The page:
Fathers’ rights topic: The double standards around child support

Consider the following two scenarios about a former couple who shares child custody. In the first scenario, the child’s father earns vastly more money than the mother. As such, he pays thousands of dollars in child support each month. He then petitions the court for a reduction in child support, alleging that the child’s mother is basically refusing to find work.

Now, consider the exact same scenario with the parents’ genders reversed. If the child’s mother is the “breadwinner” and the father is the parent who allegedly refuses to get a job, does this change how you view the situation? For many people, it absolutely does.

This is a real-life example involving A-list actress Halle Berry and her ex-boyfriend, a French-Canadian fashion model. The two have a 6-year-old daughter together. Recently, Berry sought to reduce her monthly child support payments from $16,000 to $3,000.

In a TIME opinion piece, a writer and editor by the name of Cathy Young focuses not on the case itself but on the media and public reaction to it. Young points out that Berry’s ex-boyfriend is being called a “bum,” and it has been suggested that he’s not “pulling his weight.” The comments come from both men and women.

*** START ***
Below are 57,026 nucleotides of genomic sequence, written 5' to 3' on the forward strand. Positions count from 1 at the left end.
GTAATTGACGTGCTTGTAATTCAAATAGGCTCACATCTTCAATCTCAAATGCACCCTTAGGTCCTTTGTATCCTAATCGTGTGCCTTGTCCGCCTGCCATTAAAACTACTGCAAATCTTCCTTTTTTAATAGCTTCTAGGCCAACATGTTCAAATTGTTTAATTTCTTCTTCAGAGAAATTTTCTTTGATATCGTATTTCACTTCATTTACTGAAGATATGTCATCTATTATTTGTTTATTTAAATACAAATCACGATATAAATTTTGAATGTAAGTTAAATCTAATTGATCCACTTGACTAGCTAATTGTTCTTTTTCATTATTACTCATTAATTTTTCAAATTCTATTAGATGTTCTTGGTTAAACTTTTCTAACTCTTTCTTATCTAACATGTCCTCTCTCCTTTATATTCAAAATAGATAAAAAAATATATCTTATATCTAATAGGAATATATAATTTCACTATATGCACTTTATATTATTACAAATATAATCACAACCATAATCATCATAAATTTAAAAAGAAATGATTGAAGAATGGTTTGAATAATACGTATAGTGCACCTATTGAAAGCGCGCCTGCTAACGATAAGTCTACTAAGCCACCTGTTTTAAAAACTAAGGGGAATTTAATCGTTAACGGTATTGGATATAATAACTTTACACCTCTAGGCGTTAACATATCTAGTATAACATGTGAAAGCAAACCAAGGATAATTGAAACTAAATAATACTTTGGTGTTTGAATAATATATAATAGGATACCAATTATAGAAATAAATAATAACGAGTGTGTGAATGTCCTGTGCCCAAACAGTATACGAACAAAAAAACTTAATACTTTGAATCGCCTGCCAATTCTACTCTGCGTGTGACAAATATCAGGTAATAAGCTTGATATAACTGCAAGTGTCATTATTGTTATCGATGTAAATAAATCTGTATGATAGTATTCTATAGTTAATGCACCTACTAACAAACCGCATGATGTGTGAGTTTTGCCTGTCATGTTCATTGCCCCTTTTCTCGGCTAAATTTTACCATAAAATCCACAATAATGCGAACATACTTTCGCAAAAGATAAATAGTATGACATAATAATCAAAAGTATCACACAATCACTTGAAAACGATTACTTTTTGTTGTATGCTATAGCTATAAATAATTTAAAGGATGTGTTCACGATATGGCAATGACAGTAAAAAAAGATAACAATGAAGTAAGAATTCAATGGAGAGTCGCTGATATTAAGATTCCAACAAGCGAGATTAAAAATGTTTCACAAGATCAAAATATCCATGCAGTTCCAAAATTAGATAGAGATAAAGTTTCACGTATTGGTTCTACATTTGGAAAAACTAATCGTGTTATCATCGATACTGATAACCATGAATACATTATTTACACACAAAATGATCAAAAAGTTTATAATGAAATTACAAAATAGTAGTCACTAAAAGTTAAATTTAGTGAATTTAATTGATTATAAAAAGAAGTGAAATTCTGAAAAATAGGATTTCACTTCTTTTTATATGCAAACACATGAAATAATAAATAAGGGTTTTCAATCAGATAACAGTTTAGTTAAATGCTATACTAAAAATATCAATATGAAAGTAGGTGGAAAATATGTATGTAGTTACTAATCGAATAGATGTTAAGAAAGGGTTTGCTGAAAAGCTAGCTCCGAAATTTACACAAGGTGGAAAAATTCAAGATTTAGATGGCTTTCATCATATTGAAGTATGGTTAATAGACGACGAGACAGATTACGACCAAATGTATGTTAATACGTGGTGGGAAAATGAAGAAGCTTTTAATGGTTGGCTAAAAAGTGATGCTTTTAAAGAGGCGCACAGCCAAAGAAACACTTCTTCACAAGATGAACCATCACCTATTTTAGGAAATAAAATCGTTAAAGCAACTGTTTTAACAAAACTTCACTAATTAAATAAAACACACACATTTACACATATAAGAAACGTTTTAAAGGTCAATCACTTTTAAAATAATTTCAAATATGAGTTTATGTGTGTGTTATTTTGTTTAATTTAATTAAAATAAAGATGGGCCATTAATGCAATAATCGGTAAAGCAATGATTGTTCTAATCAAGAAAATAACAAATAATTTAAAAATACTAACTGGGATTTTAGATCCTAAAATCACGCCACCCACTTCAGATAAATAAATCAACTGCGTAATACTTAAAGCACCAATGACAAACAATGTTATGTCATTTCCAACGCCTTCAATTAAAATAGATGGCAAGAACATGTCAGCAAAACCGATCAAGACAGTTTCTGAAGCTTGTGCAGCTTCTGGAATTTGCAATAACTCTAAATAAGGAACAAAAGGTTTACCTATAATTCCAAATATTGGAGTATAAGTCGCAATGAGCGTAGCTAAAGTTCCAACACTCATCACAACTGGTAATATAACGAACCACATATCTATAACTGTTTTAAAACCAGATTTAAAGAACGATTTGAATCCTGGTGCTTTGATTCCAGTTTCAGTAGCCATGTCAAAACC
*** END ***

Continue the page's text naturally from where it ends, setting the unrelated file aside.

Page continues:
If the parent receiving child support had been a woman, Young argues, any suggestion that she was a “greedy vixen” would be shouted down as misogynistic. But there still seems to be a double standard when it comes to a man’s expected role as a provider and breadwinner. If we truly want to foster gender equality, shouldn’t we have the same expectations of men and women in terms of their financial responsibilities to their kids?

Double standards about child support might do more harm than simply garnering public criticism. If courts make rulings based on this double standard, it means that women who pay child support will likely have a much easier time reducing their monthly payments than men will in the same situation.

Source: TIME, “Halle Berry’s Child Support Fight: Female Breadwinners Can’t Have It Both Ways,” Cathy Young, Oct. 20, 2014

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